Under the Law of Succession of Boleslaw III the Wrymouth, the Duchy of Poland was divided into districts. The eldest son, Władysław II the Exile, became the senior ruling authority, receiving Silesia and the Lubusz Land. Mazovia fell to Boleslaw IV the Curly, and western Greater Poland to Mieszko III the Old. After the death of the Wrymouth, the Sandomierz land was separated to Henry Sandomierski, and the Łęczyca-Sieradz land was given to his widow Salome as a bound.

The senior prince was to rule in the senior district, which included the land of Cracow, the land of Sandomierz, the land of Kalisz, the land of Łęczyca-Sieradz and Gdansk Pomerania (a strip of land stretching southward on the axis of Cracow-Kalisz-Gniezno-Gdańsk, which connected the other districts).

Beginning of the split[edit | edit code].

After the death of Salomea, Ladislaus II, known as the Exile, seized her district against the will of his brothers. As a result of the war between him and his brothers, Ladislaus II fled the country in 1146 and went to Germany to ask for help from the emperor. The senior district was taken over by Boleslaw the Curly – thus he became the senior. Boleslaw was unable to maintain the sovereignty of the state and, as a result of an imperial expedition in 1157, had to pay tribute to Emperor Frederick Barbarossa. He gave the state as a fief and agreed that after the death of Ladislaus II the Exile, his sons (Boleslaus the Tall, Mieszko the Platypus) could return to his hereditary district – Silesia.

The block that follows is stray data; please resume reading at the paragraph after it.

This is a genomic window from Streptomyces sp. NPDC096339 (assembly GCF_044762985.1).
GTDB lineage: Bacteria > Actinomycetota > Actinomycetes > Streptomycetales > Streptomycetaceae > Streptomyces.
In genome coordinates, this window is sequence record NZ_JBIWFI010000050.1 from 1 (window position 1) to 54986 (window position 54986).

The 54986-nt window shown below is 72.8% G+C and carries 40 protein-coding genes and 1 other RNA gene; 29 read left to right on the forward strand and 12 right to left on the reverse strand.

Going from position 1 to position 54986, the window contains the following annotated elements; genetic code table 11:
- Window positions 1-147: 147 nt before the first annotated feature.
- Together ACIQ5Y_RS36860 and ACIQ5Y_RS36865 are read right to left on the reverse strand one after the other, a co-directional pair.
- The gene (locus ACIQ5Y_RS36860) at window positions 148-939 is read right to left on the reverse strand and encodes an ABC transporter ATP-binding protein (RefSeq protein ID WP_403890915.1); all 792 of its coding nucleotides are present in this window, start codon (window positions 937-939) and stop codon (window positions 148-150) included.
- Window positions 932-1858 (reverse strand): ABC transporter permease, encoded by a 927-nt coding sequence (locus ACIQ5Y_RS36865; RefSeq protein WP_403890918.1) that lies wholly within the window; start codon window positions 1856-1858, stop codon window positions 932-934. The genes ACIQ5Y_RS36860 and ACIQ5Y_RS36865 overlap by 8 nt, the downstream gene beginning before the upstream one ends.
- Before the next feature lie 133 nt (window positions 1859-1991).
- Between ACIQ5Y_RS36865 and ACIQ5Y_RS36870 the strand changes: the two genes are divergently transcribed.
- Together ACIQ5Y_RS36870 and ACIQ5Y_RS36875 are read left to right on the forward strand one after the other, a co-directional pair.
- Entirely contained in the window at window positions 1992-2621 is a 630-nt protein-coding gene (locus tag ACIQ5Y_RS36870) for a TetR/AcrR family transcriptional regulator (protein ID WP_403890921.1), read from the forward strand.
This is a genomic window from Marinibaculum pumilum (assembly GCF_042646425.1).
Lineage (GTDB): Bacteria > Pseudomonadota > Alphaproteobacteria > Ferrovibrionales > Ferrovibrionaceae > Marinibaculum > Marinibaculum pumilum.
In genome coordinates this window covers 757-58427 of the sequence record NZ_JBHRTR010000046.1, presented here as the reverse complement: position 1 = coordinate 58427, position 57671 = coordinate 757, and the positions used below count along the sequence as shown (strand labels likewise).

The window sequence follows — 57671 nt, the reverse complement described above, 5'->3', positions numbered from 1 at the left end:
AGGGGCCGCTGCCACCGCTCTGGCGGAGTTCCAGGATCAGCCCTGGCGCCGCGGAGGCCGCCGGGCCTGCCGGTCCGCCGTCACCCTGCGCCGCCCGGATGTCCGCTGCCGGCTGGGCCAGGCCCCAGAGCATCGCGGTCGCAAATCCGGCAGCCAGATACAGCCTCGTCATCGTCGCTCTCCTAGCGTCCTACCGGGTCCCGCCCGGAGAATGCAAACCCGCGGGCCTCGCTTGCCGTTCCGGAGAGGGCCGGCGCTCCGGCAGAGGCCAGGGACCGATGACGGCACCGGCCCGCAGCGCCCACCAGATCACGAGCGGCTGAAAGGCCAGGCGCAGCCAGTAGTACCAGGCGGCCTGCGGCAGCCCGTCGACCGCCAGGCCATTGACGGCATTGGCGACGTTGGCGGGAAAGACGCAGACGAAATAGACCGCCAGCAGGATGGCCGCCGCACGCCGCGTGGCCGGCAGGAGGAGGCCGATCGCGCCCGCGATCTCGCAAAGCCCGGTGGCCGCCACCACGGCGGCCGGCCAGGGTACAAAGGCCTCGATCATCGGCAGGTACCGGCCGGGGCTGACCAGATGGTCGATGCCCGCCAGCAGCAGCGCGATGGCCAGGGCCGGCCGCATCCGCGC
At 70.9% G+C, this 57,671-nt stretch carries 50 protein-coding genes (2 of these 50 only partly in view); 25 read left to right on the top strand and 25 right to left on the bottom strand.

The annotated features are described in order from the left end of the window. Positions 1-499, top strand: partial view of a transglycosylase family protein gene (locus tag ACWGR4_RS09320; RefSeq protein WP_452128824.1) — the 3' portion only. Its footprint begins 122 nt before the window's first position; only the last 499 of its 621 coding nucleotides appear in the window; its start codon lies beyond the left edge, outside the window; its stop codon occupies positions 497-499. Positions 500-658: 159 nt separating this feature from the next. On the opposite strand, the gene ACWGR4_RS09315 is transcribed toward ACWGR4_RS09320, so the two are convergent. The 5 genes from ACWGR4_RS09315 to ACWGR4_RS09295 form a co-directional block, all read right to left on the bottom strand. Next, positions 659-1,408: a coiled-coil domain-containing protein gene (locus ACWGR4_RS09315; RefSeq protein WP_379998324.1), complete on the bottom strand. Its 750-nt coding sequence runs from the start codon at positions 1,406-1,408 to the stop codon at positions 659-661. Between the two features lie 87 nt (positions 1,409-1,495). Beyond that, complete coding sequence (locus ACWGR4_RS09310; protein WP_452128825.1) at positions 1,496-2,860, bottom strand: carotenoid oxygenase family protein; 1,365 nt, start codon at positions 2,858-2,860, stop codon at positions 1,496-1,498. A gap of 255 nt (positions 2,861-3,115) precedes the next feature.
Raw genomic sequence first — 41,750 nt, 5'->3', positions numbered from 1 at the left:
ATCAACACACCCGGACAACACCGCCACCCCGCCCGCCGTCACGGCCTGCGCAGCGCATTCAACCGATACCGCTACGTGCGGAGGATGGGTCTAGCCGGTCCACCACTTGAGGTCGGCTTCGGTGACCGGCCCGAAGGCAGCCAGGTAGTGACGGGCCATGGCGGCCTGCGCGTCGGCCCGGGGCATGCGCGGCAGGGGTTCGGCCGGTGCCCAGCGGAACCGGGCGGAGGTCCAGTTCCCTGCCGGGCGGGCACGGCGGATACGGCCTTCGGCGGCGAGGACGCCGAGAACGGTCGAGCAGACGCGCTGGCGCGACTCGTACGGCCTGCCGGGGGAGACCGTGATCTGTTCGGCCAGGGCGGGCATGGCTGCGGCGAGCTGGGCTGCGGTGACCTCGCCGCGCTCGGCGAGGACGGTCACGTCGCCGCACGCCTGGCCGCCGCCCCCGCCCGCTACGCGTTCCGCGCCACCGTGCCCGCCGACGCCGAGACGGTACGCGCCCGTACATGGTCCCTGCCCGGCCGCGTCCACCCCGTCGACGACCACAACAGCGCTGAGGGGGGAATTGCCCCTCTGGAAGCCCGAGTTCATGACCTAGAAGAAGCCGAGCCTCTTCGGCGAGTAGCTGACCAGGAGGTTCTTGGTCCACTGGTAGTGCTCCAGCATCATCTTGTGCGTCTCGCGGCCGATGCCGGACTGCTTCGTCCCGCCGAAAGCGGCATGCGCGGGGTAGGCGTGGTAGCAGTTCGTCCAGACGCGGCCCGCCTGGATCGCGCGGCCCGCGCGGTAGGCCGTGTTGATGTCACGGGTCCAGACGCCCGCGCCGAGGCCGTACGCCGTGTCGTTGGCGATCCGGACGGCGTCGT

In 1173, after the death of Boleslaw the Curly, his role as senior, prince and lord of Kraków was taken over by Boleslaw the Wry-mouthed’s third son, Mieszko the Old. After four years there was again a struggle for the throne. Mieszko was exiled, and Kraków was controlled by the youngest of the brothers, the heir of Boleslaw III the Wry-mouthed: Casimir II the Just, which meant breaking the principle of seniority (supreme power for the eldest of the family). Casimir, unlike Mieszko, did not try to oppose the magnates and the Church.

After Casimir’s death, his son Leszek the White ruled in Cracow. With his death in Gąsawa in 1227, the central authority (principate) finally disappeared. The fragmentation of Poland’s lands gradually progressed, linked to the strengthening of the separatism of the district principalities. There were no supra-divisional offices or laws. Around the middle of the 13th century, Poland consisted of more than a dozen principalities, without any central authority. The district period was a period of internal struggles between rival princes – for power and for territory.

Brief characteristics of the period[edit | edit code].